Wednesday, May 16, 2012

Lu Chi's Wen Fu

When I was in college, one of the books a professor required we purchase was Lu Chi's Wen Fu.  Just reading the introduction convinced me this was a book for me.   The book is written in poetry, but reads like a guide you climbed to the top of a mountain to sit with in silence, growing knowledgeable just through association.  Though it is geared toward the poet, any writer can gain insight from it.

"The poet stands at the center of the universe
   contemplating the enigma,

drawing sustenance
   from masterpieces of the past.  ("The Early Motion" lines 1-4)
Lu Chi's Wen Fu

This simple book walks the writer through all the agonies of creation, the selection of the right word, bright epiphanies and the moments of satisfaction.  Frequently, it reminds the reader that contemplation and study of  master works is the road to writing well.  I remember reading this book and nodding in agreement with each line.  I also recall finding every time the professor brought this book into discussion in class that I knew what he was saying almost before the words left his mouth.  There was an instant connection to the professor's words, this little book and my own understanding of the art of writing, however much a novice I was (and will always be as we are forever evolving in this craft).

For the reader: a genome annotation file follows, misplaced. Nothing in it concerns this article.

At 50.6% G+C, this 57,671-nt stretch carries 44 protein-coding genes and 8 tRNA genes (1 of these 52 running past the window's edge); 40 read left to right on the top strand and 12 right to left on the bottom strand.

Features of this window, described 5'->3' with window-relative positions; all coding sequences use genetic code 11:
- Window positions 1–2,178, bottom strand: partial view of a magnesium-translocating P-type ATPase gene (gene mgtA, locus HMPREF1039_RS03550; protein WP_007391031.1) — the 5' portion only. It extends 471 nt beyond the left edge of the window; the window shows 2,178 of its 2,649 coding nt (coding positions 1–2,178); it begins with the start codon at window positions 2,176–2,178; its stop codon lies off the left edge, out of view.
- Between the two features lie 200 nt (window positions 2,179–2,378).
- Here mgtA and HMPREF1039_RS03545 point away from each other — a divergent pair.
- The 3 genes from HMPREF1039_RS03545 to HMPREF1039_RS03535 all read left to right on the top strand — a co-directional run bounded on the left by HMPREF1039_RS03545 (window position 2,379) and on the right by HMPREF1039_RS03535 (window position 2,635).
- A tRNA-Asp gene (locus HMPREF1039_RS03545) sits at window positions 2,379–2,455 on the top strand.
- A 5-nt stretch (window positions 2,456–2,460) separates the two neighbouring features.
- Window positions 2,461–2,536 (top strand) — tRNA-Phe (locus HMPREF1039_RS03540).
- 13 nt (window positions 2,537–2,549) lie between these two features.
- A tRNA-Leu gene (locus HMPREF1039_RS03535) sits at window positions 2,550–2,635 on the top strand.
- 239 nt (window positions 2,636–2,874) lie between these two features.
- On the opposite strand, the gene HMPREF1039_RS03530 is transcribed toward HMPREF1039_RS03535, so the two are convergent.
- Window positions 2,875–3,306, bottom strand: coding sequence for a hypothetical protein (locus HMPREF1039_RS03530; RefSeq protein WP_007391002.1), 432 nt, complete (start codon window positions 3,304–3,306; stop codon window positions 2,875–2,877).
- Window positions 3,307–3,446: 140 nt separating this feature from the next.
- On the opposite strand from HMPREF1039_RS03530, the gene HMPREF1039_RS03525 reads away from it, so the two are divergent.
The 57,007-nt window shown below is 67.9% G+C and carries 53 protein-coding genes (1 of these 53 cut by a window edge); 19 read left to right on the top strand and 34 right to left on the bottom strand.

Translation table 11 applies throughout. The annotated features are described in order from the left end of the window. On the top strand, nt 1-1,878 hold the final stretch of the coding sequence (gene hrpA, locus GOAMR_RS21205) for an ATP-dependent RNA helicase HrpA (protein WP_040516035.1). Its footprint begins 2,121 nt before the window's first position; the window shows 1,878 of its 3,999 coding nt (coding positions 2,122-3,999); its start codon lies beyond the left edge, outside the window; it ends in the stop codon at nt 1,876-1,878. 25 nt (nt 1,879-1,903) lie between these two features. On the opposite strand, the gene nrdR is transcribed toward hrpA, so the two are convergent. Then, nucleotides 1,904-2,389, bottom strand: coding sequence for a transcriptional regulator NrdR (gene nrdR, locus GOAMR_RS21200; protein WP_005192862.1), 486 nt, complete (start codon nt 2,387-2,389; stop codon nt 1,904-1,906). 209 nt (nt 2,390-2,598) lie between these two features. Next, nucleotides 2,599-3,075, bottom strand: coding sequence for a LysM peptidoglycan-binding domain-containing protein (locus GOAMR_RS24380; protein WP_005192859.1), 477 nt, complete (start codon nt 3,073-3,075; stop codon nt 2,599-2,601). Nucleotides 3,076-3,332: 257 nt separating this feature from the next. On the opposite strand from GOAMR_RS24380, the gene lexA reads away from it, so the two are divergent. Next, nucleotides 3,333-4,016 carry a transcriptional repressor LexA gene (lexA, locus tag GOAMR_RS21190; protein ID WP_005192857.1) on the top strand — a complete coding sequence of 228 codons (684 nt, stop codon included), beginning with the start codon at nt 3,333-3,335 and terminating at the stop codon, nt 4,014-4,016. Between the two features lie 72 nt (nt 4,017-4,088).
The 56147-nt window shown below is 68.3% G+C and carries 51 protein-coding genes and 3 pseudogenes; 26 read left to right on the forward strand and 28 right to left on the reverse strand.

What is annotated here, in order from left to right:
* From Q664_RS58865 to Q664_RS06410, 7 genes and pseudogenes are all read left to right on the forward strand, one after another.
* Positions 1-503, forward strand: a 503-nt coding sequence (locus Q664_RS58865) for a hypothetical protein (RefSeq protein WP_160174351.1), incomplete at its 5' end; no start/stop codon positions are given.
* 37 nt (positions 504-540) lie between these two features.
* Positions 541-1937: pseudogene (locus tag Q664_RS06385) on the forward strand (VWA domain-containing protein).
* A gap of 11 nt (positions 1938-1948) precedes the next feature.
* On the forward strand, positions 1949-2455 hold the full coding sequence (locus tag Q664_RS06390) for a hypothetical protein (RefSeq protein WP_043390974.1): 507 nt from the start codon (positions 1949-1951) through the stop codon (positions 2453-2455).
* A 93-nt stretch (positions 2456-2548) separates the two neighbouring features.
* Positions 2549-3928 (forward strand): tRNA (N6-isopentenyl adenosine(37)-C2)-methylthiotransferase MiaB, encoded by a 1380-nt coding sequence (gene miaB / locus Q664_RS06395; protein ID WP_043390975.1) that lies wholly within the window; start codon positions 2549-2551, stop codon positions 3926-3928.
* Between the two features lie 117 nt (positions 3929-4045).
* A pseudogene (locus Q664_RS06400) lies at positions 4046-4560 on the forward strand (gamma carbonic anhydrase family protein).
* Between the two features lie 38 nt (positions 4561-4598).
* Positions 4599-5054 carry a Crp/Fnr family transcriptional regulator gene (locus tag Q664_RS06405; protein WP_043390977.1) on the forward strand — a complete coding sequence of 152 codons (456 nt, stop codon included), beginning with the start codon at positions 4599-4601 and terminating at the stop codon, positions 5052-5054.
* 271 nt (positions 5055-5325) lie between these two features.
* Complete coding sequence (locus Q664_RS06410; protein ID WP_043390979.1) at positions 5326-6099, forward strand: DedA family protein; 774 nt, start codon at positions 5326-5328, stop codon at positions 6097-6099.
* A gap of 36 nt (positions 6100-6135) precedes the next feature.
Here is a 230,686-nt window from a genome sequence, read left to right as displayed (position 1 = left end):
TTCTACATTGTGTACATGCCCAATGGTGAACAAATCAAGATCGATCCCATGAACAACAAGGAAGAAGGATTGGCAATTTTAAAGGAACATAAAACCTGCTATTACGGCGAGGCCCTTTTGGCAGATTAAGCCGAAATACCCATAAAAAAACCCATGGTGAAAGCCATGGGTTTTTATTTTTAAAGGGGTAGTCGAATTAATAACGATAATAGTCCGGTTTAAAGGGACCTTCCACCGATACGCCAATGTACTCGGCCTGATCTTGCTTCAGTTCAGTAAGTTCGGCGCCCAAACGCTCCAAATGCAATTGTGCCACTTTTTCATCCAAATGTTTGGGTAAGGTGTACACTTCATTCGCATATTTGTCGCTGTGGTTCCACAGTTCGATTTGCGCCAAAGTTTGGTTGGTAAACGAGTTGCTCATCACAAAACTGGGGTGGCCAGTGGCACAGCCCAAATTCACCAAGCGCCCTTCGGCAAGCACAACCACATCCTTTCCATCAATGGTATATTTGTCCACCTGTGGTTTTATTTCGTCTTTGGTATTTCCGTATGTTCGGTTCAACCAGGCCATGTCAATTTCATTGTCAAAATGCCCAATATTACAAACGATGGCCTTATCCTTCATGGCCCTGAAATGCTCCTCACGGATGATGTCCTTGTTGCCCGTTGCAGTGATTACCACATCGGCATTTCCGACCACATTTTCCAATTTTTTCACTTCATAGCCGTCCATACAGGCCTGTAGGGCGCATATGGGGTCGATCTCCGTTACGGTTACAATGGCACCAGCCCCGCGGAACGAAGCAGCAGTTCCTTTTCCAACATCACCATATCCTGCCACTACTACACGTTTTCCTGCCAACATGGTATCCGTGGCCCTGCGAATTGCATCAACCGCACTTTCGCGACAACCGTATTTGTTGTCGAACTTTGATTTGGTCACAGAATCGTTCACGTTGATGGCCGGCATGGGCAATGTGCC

If you are a writer, get this book.  Read it in small bits.  Breath it.  Contemplate it and then read the masters.  Then read the book again, whole, part, in sequence, out of order.  Grab snatches of it and return to it often.  Each reading is a new understanding, a new breath in writing.

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